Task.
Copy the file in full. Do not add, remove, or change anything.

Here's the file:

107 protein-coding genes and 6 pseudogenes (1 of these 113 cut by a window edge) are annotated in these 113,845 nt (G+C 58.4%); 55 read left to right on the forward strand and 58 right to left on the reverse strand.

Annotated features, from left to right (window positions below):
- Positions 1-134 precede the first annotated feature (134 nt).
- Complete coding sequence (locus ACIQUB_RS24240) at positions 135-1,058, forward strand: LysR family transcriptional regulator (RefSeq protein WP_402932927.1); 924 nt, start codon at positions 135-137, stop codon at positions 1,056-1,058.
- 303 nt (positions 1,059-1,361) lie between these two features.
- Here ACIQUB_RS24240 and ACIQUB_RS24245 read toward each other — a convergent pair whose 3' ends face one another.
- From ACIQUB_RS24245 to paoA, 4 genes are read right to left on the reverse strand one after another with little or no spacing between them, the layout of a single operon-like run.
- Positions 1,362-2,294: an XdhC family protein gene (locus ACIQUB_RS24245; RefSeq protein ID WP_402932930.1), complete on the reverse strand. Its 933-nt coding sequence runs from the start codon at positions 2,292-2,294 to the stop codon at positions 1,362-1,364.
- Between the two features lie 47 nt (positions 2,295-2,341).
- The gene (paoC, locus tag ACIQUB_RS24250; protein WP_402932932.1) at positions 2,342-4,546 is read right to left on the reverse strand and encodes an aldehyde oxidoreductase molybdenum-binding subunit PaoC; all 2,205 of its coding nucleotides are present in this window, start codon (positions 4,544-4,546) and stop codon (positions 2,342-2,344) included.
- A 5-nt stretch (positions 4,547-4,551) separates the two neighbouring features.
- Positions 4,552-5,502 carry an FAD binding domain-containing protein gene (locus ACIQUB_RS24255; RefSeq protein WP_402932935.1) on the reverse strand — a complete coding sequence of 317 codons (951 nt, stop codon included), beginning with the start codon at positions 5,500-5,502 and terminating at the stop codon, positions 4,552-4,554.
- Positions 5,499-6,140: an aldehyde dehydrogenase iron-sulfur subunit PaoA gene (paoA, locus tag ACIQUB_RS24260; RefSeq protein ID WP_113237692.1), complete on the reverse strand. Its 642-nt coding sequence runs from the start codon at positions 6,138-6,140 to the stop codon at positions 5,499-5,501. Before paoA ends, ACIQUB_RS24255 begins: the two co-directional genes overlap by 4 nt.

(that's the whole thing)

107 protein-coding genes and 6 pseudogenes (1 of these 113 cut by a window edge) are annotated in these 113,845 nt (G+C 58.4%); 55 read left to right on the forward strand and 58 right to left on the reverse strand.

Annotated features, from left to right (window positions below):
- Positions 1-134 precede the first annotated feature (134 nt).
- Complete coding sequence (locus ACIQUB_RS24240) at positions 135-1,058, forward strand: LysR family transcriptional regulator (RefSeq protein WP_402932927.1); 924 nt, start codon at positions 135-137, stop codon at positions 1,056-1,058.
- 303 nt (positions 1,059-1,361) lie between these two features.
- Here ACIQUB_RS24240 and ACIQUB_RS24245 read toward each other — a convergent pair whose 3' ends face one another.
- From ACIQUB_RS24245 to paoA, 4 genes are read right to left on the reverse strand one after another with little or no spacing between them, the layout of a single operon-like run.
- Positions 1,362-2,294: an XdhC family protein gene (locus ACIQUB_RS24245; RefSeq protein ID WP_402932930.1), complete on the reverse strand. Its 933-nt coding sequence runs from the start codon at positions 2,292-2,294 to the stop codon at positions 1,362-1,364.
- Between the two features lie 47 nt (positions 2,295-2,341).
- The gene (paoC, locus tag ACIQUB_RS24250; protein WP_402932932.1) at positions 2,342-4,546 is read right to left on the reverse strand and encodes an aldehyde oxidoreductase molybdenum-binding subunit PaoC; all 2,205 of its coding nucleotides are present in this window, start codon (positions 4,544-4,546) and stop codon (positions 2,342-2,344) included.
- A 5-nt stretch (positions 4,547-4,551) separates the two neighbouring features.
- Positions 4,552-5,502 carry an FAD binding domain-containing protein gene (locus ACIQUB_RS24255; RefSeq protein WP_402932935.1) on the reverse strand — a complete coding sequence of 317 codons (951 nt, stop codon included), beginning with the start codon at positions 5,500-5,502 and terminating at the stop codon, positions 4,552-4,554.
- Positions 5,499-6,140: an aldehyde dehydrogenase iron-sulfur subunit PaoA gene (paoA, locus tag ACIQUB_RS24260; RefSeq protein ID WP_113237692.1), complete on the reverse strand. Its 642-nt coding sequence runs from the start codon at positions 6,138-6,140 to the stop codon at positions 5,499-5,501. Before paoA ends, ACIQUB_RS24255 begins: the two co-directional genes overlap by 4 nt.